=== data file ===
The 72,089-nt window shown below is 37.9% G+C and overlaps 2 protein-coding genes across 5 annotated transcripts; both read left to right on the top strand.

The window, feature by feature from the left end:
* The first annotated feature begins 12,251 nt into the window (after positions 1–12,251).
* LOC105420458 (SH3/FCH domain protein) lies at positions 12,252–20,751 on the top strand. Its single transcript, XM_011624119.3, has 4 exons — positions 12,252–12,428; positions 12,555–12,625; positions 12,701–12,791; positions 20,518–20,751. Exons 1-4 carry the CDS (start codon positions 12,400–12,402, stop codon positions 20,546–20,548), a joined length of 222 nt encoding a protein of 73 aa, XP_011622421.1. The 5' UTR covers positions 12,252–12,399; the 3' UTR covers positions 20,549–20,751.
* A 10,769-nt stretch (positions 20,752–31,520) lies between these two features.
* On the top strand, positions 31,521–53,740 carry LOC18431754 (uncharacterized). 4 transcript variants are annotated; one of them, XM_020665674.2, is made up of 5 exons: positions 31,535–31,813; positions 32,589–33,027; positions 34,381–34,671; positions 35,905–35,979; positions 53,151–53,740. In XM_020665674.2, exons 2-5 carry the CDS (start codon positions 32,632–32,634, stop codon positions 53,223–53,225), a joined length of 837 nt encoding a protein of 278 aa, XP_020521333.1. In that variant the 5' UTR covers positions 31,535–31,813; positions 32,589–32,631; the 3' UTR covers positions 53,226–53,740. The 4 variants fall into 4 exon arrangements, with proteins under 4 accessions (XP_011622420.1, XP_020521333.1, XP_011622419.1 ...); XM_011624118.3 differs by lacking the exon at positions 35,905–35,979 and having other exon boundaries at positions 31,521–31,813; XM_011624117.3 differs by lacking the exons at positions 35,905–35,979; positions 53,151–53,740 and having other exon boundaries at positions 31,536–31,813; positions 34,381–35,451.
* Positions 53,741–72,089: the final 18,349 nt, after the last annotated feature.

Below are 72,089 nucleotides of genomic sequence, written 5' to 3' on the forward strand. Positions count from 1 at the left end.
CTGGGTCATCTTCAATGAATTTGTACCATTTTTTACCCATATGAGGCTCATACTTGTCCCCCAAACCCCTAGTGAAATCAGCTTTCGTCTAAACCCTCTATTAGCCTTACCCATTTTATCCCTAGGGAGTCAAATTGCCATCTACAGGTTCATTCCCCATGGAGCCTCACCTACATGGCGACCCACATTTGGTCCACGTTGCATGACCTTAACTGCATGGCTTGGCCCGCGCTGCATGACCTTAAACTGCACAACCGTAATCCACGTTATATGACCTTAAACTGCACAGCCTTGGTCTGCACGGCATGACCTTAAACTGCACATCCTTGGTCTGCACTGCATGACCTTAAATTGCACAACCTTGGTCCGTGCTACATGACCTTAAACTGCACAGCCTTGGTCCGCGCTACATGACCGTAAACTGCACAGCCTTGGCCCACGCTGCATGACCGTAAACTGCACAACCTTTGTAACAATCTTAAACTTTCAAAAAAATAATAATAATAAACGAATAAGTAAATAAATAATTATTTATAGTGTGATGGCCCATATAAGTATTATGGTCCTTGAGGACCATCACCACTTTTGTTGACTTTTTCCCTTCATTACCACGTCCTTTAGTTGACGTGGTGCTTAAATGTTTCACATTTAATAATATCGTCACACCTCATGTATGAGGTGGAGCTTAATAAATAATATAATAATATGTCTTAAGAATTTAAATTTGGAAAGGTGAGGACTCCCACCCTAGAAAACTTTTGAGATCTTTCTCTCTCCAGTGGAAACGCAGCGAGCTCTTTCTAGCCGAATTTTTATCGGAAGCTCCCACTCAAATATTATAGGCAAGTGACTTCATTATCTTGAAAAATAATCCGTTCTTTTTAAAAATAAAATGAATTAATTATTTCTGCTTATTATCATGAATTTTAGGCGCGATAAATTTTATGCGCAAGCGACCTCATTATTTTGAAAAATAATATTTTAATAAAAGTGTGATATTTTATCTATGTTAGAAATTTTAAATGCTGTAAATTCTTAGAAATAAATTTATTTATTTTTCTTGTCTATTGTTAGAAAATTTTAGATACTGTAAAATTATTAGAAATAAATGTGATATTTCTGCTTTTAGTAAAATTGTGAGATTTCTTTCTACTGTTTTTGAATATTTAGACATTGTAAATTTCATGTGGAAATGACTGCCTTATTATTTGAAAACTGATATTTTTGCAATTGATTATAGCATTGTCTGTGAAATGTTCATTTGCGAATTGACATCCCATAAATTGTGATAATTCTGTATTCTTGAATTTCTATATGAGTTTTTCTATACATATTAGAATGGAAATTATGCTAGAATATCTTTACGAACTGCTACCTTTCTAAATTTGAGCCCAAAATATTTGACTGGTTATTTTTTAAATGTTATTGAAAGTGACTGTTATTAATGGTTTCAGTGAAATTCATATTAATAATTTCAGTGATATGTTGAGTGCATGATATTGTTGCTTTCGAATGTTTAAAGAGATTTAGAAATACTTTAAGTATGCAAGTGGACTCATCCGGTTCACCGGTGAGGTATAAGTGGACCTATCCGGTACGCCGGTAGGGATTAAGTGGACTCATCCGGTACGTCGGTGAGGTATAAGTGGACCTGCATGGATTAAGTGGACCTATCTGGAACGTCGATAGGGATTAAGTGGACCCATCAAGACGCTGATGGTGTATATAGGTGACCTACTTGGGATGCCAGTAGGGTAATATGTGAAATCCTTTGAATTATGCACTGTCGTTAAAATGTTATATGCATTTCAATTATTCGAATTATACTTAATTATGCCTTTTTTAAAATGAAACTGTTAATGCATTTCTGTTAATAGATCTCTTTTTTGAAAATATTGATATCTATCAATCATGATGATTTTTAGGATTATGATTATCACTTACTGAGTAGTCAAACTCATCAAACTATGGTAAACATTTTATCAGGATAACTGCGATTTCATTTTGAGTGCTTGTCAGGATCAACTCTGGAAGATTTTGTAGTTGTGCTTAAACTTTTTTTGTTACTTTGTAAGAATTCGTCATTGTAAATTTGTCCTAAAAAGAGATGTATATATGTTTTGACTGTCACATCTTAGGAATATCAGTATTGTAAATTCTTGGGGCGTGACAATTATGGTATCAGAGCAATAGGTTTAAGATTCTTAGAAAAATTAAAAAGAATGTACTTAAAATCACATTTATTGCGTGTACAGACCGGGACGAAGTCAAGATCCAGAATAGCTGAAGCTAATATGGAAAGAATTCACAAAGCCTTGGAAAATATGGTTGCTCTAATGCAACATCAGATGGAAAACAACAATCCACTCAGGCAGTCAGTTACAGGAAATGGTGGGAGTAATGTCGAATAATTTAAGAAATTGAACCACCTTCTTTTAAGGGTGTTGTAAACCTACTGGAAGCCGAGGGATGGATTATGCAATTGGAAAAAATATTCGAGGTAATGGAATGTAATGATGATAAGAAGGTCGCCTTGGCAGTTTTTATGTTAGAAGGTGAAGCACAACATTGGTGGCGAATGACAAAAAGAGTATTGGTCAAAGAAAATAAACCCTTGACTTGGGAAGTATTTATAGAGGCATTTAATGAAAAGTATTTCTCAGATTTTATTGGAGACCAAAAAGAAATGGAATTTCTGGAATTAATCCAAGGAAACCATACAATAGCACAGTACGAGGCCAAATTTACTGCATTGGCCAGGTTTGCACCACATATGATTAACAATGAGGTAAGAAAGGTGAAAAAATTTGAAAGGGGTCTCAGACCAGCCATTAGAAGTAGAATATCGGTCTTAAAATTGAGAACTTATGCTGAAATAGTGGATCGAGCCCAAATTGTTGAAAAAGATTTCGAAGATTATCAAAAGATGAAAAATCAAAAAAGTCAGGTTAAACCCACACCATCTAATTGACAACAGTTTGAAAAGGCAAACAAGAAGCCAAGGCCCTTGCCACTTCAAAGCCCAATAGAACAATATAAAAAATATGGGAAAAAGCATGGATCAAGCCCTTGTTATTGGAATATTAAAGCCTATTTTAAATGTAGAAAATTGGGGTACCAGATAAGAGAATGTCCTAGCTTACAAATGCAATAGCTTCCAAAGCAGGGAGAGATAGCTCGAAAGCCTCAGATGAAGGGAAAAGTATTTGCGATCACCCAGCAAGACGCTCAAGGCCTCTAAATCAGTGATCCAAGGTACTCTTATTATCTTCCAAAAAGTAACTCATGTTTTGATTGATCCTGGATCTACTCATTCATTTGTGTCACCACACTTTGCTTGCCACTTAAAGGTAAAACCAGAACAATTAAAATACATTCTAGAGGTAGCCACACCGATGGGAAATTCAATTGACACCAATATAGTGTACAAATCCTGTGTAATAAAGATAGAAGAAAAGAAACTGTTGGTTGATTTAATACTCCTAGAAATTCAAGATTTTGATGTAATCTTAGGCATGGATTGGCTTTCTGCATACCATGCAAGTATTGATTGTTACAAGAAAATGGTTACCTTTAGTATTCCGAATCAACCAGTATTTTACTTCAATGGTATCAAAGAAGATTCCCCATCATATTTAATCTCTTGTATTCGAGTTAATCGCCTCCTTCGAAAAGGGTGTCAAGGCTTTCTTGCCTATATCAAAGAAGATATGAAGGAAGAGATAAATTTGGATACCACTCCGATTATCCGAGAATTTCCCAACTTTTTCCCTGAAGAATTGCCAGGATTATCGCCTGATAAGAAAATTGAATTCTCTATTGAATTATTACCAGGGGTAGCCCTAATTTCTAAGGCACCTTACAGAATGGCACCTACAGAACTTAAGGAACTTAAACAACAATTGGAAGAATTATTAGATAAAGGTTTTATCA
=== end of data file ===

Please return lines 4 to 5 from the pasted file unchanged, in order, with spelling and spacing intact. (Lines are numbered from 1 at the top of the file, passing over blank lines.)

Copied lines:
* LOC105420458 (SH3/FCH domain protein) lies at positions 12,252–20,751 on the top strand. Its single transcript, XM_011624119.3, has 4 exons — positions 12,252–12,428; positions 12,555–12,625; positions 12,701–12,791; positions 20,518–20,751. Exons 1-4 carry the CDS (start codon positions 12,400–12,402, stop codon positions 20,546–20,548), a joined length of 222 nt encoding a protein of 73 aa, XP_011622421.1. The 5' UTR covers positions 12,252–12,399; the 3' UTR covers positions 20,549–20,751.
* A 10,769-nt stretch (positions 20,752–31,520) lies between these two features.